The Prosecution’s Duty To Disclose Evidence on the Defence

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The role of the prosecutor is not to overzealously advocate the interests of the State but to advance the public interest.

As part of this role, prosecutors have a duty of disclosure, which requires them to provide the defence with all relevant information and evidence that may be helpful, even if it hurts the prosecutor’s case.

Here’s a summary of the prosecution’s duty of disclosure.

The Duty of Disclosure

NSW prosecution guidelines outline that prosecutors are under a continuous obligation to fully disclose to the defence  all material known to them in a timely manner, that:

  • Is relevant or possibly relevant to an issue in the case;
  • Raises or possibly raises a new issue that is not apparent from the evidence the prosecution proposes to rely on;
  • Holds out a real as opposed to fanciful prospect of providing a lead to evidence that goes to either of the previous two situations.

The prosecution’s duty of disclosure continues after trial as well as the conclusion of any appeal.

Police and other investigative agencies are also under a continuous duty to disclose relevant material to the NSW ODPP, so that they can appraise the material and disclose to the defence if suitable.

Limits On Disclosure

The prosecution’s duty of disclosure does not extend to disclosing material relevant only:

  • To the credibility of defence (as distinct from prosecution) witnesses
  • Because it might deter the accused from leading false evidence in his or her case in respect of a fact not otherwise in issue, and therefore not foreseeably relevant to the proceedings at the time the prosecution became aware of the material.

Moreover, prosecutors must be careful not to disclose sensitive documents and other material and information, particularly where its disclosure may:

  • Affect the safety of individuals
  • Jeopardise continuing investigations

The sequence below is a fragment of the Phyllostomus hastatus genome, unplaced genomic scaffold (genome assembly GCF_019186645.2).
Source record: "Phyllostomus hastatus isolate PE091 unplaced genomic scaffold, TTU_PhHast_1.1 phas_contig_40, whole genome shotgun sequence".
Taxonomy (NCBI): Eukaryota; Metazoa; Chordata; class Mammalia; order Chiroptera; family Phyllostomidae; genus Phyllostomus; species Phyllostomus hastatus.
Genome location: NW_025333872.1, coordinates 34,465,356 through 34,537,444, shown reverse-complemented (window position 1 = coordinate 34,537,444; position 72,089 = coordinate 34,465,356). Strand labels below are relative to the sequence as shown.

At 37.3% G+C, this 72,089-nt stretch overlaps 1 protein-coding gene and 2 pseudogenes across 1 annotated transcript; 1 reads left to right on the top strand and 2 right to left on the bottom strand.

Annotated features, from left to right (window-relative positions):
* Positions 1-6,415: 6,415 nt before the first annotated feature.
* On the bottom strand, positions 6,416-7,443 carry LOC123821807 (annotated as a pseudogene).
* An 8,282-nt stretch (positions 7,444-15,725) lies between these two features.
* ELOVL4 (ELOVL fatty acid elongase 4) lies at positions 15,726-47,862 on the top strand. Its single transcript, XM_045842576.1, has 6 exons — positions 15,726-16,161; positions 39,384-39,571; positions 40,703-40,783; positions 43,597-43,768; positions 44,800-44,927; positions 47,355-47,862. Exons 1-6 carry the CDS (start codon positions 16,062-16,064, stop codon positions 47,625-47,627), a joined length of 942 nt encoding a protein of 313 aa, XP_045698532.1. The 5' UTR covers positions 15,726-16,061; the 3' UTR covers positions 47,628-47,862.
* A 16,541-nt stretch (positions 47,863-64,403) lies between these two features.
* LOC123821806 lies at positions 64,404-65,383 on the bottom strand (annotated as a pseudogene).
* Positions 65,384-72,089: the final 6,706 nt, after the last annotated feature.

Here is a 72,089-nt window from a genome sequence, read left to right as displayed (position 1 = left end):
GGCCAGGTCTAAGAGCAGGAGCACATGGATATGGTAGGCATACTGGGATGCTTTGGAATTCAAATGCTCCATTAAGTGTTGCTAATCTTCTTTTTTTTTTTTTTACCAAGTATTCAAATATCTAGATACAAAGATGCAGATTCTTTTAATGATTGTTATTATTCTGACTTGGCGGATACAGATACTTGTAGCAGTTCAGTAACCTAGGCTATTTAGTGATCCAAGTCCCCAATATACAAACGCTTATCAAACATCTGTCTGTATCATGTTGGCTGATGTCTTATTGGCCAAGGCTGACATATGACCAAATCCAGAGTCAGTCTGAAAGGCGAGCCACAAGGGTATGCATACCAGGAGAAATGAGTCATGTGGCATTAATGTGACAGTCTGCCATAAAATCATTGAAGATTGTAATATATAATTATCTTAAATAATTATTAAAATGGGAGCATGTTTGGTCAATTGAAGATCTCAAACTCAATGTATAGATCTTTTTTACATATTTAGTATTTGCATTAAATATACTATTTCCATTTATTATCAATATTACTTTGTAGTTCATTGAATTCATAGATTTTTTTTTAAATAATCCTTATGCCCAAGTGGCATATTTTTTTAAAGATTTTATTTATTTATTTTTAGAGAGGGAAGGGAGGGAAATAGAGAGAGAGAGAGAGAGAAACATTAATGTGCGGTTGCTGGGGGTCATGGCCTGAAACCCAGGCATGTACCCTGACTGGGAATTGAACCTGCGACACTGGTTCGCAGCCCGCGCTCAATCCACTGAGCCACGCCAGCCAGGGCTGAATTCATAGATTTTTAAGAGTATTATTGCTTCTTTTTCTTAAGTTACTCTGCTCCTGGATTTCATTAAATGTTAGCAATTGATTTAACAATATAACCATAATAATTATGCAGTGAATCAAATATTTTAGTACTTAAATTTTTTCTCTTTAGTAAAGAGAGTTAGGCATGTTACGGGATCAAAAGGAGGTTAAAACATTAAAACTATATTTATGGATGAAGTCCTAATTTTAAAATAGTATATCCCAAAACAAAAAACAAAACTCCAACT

• Potentially affect the flow of confidential information to and between justice agencies
  • Otherwise prejudice the criminal justice process or diminish public confidence in the criminal justice system.

Material may also not be disclosed if it is subject to a claim of legal privilege, public interest immunity or statutory immunity.

The prosecution must put the defence on notice of any known material over which a claim of privilege or immunity has or is being made, so as to allow the defence the opportunity to contest the relevant claim and seek access to the material via subpoena.

Finally, where the NSW ODPP comes into possession of documents or materials over which a claim or potential claim of sexual assault communication privilege applies, the ODPP must return those documents or material and notify the defence of its existence and any claim or potential claim of sexual assault communication privilege as soon as reasonably practicable.

Is Full Disclosure Happening?

It can be very difficult for the defence to know if prosecutors are fully disclosing all relevant material as part of their duty of disclosure.

The 1995 wrongful conviction of Andrew Mallard, a man was convicted of murdering a jeweller in her shop with a weapon that was never found. The prosecution case was based on a series of admissions alleged to have been made by Mallard in police interviews, including a drawing of a wrench that he said he had used in the murder. After the trial, it was revealed the prosecution had not disclosed crucial evidence to the defence, including police enquiries that challenged the use of a wrench in the killing.

More recently, RMIT University’s Bridge of Hope Innocence Initiative in our review of the murder conviction of former professional water polo player Keli Lane,  found that prosecutors had failed to disclose an estimated 2,000 potentially crucial covert recordings to the defence.

In the UK, a 2018 report by a House of Commons Select Committee found that so-called “disclosure errors” were widespread in that country.

The report was sparked by the case of Liam Allan, who was accused of a number of sexual offences. Allan’s lawyers requested various pieces of evidence from the prosecution, including text messages they believed were potentially exculpatory. However, the prosecution failed to disclose this material, noting that the request was not “proportionate or necessary”. The evidence was only handed over following repeated requests and a change of barristers.

It was later revealed at trial that 40,000 text messages had not been disclosed. Once the text messages came to light, the prosecution concluded there was no longer sufficient evidence to support a conviction, and the case was dropped.

It’s therefore important for defence lawyers to remain vigilant in ensuring prosecutors are meeting their duty of disclosure, to ensure all relevant documents and material are provided to put forward the best defence possible.

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Jarryd Bartle

Jarryd Bartle is an Associate Lecturer in Criminology and Justice Studies at RMIT University and a consultant for the Bridge of Hope Innocence Initiative, which investigates claims of wrongful conviction and advocates for systemic reform to protect against miscarriages of justice.

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